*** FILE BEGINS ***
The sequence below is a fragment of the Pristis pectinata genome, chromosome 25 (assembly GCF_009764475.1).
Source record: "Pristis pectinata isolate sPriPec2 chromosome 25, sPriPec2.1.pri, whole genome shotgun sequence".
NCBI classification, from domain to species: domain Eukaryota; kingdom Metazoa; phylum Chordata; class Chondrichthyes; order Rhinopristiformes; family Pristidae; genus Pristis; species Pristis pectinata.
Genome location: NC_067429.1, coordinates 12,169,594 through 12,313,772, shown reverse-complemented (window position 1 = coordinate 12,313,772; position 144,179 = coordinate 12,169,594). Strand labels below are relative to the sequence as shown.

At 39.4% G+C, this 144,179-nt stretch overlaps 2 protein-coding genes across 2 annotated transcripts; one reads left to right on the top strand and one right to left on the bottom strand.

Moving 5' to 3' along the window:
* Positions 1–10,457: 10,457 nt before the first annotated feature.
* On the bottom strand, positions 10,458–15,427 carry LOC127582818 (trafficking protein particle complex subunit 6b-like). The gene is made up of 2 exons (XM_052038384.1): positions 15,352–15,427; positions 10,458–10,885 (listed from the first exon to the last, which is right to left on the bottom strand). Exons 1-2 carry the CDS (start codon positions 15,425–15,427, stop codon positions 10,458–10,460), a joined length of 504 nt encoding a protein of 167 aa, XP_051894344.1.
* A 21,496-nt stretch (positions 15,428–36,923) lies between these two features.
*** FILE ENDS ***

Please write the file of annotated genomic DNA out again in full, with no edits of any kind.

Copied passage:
The sequence below is a fragment of the Pristis pectinata genome, chromosome 25 (assembly GCF_009764475.1).
Source record: "Pristis pectinata isolate sPriPec2 chromosome 25, sPriPec2.1.pri, whole genome shotgun sequence".
NCBI classification, from domain to species: domain Eukaryota; kingdom Metazoa; phylum Chordata; class Chondrichthyes; order Rhinopristiformes; family Pristidae; genus Pristis; species Pristis pectinata.
Genome location: NC_067429.1, coordinates 12,169,594 through 12,313,772, shown reverse-complemented (window position 1 = coordinate 12,313,772; position 144,179 = coordinate 12,169,594). Strand labels below are relative to the sequence as shown.

At 39.4% G+C, this 144,179-nt stretch overlaps 2 protein-coding genes across 2 annotated transcripts; one reads left to right on the top strand and one right to left on the bottom strand.

Moving 5' to 3' along the window:
* Positions 1–10,457: 10,457 nt before the first annotated feature.
* On the bottom strand, positions 10,458–15,427 carry LOC127582818 (trafficking protein particle complex subunit 6b-like). The gene is made up of 2 exons (XM_052038384.1): positions 15,352–15,427; positions 10,458–10,885 (listed from the first exon to the last, which is right to left on the bottom strand). Exons 1-2 carry the CDS (start codon positions 15,425–15,427, stop codon positions 10,458–10,460), a joined length of 504 nt encoding a protein of 167 aa, XP_051894344.1.
* A 21,496-nt stretch (positions 15,428–36,923) lies between these two features.